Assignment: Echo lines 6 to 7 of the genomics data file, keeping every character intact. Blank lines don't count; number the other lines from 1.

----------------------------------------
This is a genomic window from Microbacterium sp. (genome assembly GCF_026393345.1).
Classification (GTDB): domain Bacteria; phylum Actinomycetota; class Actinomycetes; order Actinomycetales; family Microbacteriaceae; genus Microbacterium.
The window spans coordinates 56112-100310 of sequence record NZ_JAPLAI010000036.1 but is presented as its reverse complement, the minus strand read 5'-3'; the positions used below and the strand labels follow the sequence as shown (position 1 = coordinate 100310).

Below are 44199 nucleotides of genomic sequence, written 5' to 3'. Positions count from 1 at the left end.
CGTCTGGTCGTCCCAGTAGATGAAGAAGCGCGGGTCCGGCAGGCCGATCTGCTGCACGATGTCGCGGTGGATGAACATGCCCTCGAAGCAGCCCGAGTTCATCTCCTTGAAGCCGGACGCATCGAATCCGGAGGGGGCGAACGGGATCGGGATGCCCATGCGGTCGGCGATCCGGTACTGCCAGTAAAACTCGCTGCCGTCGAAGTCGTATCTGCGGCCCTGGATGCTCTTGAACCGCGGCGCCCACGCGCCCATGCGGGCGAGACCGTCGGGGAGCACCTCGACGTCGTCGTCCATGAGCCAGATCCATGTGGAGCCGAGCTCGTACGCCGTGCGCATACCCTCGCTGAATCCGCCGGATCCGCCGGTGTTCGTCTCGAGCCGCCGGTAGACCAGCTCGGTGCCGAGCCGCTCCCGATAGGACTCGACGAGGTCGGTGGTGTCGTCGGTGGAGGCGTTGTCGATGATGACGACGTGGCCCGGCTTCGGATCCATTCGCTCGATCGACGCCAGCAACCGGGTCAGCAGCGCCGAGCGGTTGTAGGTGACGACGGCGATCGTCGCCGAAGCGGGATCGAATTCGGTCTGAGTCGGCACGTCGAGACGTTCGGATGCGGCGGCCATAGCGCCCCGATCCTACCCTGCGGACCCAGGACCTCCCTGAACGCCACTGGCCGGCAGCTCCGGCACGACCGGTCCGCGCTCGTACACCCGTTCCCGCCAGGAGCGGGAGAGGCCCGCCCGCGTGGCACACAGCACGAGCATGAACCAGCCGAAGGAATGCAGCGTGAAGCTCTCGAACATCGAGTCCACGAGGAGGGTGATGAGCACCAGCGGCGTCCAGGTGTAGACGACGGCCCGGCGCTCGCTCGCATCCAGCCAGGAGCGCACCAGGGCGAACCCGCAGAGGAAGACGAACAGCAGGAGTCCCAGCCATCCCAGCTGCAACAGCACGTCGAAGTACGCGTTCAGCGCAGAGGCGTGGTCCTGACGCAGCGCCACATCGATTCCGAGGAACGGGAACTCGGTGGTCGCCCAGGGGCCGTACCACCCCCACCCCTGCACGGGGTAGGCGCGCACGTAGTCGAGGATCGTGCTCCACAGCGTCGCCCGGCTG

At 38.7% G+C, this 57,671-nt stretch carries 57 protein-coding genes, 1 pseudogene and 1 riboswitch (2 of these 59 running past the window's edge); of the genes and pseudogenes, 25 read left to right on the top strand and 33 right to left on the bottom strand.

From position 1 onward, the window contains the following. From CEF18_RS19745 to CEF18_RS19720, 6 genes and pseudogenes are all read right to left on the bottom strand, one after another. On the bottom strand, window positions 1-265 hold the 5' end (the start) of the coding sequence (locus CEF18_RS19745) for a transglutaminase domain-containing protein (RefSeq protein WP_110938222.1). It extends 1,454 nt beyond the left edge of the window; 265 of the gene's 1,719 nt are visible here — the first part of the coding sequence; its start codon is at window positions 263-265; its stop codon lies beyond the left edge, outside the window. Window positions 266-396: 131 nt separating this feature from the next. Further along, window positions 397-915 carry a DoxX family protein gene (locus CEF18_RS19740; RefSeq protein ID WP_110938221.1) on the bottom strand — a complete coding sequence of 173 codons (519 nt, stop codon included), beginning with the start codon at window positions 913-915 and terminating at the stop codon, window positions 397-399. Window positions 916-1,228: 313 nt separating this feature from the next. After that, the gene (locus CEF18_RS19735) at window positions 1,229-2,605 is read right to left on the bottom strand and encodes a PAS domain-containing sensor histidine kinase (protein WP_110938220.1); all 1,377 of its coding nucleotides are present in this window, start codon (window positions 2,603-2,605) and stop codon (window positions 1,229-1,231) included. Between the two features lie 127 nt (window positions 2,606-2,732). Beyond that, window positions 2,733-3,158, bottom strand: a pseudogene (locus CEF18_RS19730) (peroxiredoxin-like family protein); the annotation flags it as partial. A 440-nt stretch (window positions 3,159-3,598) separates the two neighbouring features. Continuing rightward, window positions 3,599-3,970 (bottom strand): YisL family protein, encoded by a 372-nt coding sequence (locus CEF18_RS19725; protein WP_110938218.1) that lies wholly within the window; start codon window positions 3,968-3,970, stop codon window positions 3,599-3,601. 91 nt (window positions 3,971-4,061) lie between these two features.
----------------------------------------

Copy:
At 38.7% G+C, this 57,671-nt stretch carries 57 protein-coding genes, 1 pseudogene and 1 riboswitch (2 of these 59 running past the window's edge); of the genes and pseudogenes, 25 read left to right on the top strand and 33 right to left on the bottom strand.

From position 1 onward, the window contains the following. From CEF18_RS19745 to CEF18_RS19720, 6 genes and pseudogenes are all read right to left on the bottom strand, one after another. On the bottom strand, window positions 1-265 hold the 5' end (the start) of the coding sequence (locus CEF18_RS19745) for a transglutaminase domain-containing protein (RefSeq protein WP_110938222.1). It extends 1,454 nt beyond the left edge of the window; 265 of the gene's 1,719 nt are visible here — the first part of the coding sequence; its start codon is at window positions 263-265; its stop codon lies beyond the left edge, outside the window. Window positions 266-396: 131 nt separating this feature from the next. Further along, window positions 397-915 carry a DoxX family protein gene (locus CEF18_RS19740; RefSeq protein ID WP_110938221.1) on the bottom strand — a complete coding sequence of 173 codons (519 nt, stop codon included), beginning with the start codon at window positions 913-915 and terminating at the stop codon, window positions 397-399. Window positions 916-1,228: 313 nt separating this feature from the next. After that, the gene (locus CEF18_RS19735) at window positions 1,229-2,605 is read right to left on the bottom strand and encodes a PAS domain-containing sensor histidine kinase (protein WP_110938220.1); all 1,377 of its coding nucleotides are present in this window, start codon (window positions 2,603-2,605) and stop codon (window positions 1,229-1,231) included. Between the two features lie 127 nt (window positions 2,606-2,732). Beyond that, window positions 2,733-3,158, bottom strand: a pseudogene (locus CEF18_RS19730) (peroxiredoxin-like family protein); the annotation flags it as partial. A 440-nt stretch (window positions 3,159-3,598) separates the two neighbouring features. Continuing rightward, window positions 3,599-3,970 (bottom strand): YisL family protein, encoded by a 372-nt coding sequence (locus CEF18_RS19725; protein WP_110938218.1) that lies wholly within the window; start codon window positions 3,968-3,970, stop codon window positions 3,599-3,601. 91 nt (window positions 3,971-4,061) lie between these two features.